It was August 1992 when I wrote a column that has stuck with me ever since. It must have stuck with some of my readers, because every now and then someone will send me a photocopy of the column with a nice remark. This is an entirely new column, but the key part of the story has not changed one iota.
My grandfather was the sole subject. Well, not exactly the sole subject. Through him, I made a larger point. Or should I say he made a larger point — one that is reverberating as Kansans face their moment of truth.
Grandpa was born in Omaha, Neb., in 1900, making him 92 when I wrote the column.
One day that August, I went to pick him up at his home in Leawood. He lived alone, after my grandmother had passed away just a couple of years earlier. They had been married 72 years.
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Grandpa was a man with deep passion for his country. He was too young to fight in World War I but too old to fight in World War II.
In World War I, to make up for his ineligibility to fight, he joined the Missouri National Guard, where he became a drill sergeant. There, he got the nickname “Sarge,” which he was called throughout his life, particularly by his workers at the scrap-metal yard he owned.
That little scrap-metal yard, located in Kansas City, where his family had moved soon after he was born, had become over the years a thriving business, an offshoot from his days as a peddler of junk as a young man. It is still a thriving fourth-generation business.
During World War II, that was the business to be in. Scrap metal was in such demand by weapons manufacturers that prices of those commodities soared. Scrap-metal dealers throughout the country became millionaires almost overnight.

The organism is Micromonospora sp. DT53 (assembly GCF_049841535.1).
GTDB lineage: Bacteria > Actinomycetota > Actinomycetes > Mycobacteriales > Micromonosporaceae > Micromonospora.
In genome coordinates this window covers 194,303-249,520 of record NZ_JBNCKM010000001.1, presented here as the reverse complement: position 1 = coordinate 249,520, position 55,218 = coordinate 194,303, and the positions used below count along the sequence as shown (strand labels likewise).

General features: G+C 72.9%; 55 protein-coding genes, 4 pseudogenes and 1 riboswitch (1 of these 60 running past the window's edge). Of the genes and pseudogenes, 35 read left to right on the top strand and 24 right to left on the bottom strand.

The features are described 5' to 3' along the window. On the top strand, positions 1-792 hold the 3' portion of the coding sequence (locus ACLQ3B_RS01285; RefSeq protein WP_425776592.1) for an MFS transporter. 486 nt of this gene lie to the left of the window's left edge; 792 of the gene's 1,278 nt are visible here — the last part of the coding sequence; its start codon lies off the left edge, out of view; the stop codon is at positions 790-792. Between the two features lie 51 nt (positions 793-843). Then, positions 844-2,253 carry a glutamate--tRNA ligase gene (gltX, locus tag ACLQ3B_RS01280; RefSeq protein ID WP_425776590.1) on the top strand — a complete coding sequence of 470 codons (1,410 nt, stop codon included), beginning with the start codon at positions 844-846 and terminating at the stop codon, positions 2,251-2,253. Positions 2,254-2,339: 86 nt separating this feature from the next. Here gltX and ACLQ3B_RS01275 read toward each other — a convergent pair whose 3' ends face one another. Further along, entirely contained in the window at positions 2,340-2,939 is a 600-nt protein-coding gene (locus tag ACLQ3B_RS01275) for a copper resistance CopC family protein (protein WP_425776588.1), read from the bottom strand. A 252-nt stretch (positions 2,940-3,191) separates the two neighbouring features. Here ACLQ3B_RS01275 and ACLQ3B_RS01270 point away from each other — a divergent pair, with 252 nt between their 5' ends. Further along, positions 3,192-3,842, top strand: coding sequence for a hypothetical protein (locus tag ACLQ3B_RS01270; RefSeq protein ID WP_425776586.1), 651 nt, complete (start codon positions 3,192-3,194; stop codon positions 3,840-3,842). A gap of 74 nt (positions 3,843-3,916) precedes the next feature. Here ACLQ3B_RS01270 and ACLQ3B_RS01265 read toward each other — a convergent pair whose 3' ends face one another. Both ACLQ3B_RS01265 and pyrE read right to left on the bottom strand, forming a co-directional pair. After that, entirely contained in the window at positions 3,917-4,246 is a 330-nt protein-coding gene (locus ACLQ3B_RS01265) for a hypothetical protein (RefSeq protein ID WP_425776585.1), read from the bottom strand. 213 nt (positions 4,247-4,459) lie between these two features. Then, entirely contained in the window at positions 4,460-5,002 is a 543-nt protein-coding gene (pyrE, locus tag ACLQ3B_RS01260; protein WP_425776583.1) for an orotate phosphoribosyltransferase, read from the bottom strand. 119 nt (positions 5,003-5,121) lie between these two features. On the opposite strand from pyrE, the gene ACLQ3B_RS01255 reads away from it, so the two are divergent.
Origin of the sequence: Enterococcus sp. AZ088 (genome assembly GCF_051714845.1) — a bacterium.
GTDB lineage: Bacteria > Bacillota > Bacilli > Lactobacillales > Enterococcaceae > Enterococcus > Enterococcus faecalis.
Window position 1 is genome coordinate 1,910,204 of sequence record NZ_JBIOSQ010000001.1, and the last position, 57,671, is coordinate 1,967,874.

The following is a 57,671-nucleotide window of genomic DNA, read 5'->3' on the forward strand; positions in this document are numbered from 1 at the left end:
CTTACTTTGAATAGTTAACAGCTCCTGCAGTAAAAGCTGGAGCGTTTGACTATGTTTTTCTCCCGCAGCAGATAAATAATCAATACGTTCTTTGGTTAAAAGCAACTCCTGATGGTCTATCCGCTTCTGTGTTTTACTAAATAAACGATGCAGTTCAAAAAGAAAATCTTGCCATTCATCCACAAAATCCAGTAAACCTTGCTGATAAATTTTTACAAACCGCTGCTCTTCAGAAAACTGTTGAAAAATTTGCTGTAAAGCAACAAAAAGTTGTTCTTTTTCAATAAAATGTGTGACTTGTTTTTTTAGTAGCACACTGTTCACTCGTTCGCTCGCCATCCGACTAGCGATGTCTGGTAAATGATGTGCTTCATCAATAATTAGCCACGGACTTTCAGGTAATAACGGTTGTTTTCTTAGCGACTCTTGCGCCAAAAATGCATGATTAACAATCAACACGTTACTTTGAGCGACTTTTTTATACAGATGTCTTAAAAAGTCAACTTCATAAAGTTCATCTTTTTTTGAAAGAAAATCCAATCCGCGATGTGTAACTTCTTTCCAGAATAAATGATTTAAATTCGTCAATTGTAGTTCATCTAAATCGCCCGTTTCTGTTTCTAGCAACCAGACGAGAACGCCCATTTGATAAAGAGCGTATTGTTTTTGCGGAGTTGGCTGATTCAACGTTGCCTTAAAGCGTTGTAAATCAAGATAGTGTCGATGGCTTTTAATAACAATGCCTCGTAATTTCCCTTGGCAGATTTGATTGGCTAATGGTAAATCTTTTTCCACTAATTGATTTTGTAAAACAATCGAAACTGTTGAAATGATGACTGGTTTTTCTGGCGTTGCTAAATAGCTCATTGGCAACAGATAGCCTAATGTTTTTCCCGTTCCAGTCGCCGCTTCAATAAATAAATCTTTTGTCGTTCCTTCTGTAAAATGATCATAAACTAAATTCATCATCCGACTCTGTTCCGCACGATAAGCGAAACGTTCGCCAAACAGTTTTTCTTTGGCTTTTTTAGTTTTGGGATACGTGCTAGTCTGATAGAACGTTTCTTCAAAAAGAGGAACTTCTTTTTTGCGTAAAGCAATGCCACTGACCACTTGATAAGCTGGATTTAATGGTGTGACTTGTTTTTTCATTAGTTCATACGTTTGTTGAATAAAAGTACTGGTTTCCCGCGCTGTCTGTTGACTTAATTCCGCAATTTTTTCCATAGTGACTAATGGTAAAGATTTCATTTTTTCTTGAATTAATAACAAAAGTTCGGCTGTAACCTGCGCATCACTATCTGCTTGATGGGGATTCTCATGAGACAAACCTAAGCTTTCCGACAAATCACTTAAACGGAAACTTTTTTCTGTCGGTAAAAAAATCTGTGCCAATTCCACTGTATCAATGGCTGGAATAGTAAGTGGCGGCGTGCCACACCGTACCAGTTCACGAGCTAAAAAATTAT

But not Grandpa. He did not believe it was patriotic to make money off the war. So he just locked the gate and closed his scrap yard. He unfortunately had to let his employees go. But he had a new job to do. Grandpa volunteered to work for the “war board,” as he called it. He was referring to the War Production Board, which supervised war production for the government.
Restrictions by the government eventually were placed on scrap owners to prevent them from profiting off the war. Grandpa’s job was to monitor pricing in scrap-metal yards all over the country and to report any price gouging to the board. That’s how he fought in World War II.
He was still a man of deep patriotism. But by August 1992, Sarge, who always walked with his shoulders back and head up, was feeble.
He had a cane but refused to have a walker. As long as someone was walking beside him, he was able to move, albeit very, very slowly.
This day, we had set a time that I would pick him up at his home. We drove from his home to a nearby church. That was his destination.
We parked in the lot, but from that point there was a flight of stairs to get to the open door. To Grandpa, it looked like a long flight. And even to me, it looked steep.
He held my arm as we walked toward the steps, moving inches at a time. When he got to the stairs, he said, “I hope I can make it.”
We climbed that flight of stairs, one step at a time. Once we got to the top of the stairs of the church, we walked together into a room.
People who were sitting at tables looked up. I swear the 92-year-old-man pulled back his shoulders as much as he could and held his head high.
“I’m Harry Mallin,” he bellowed. “And I am here to vote.”
If he could do it then, you can do it now, in this moment of truth for Kansas.
Steve Rose, longtime Johnson County columnist: firstname.lastname@example.org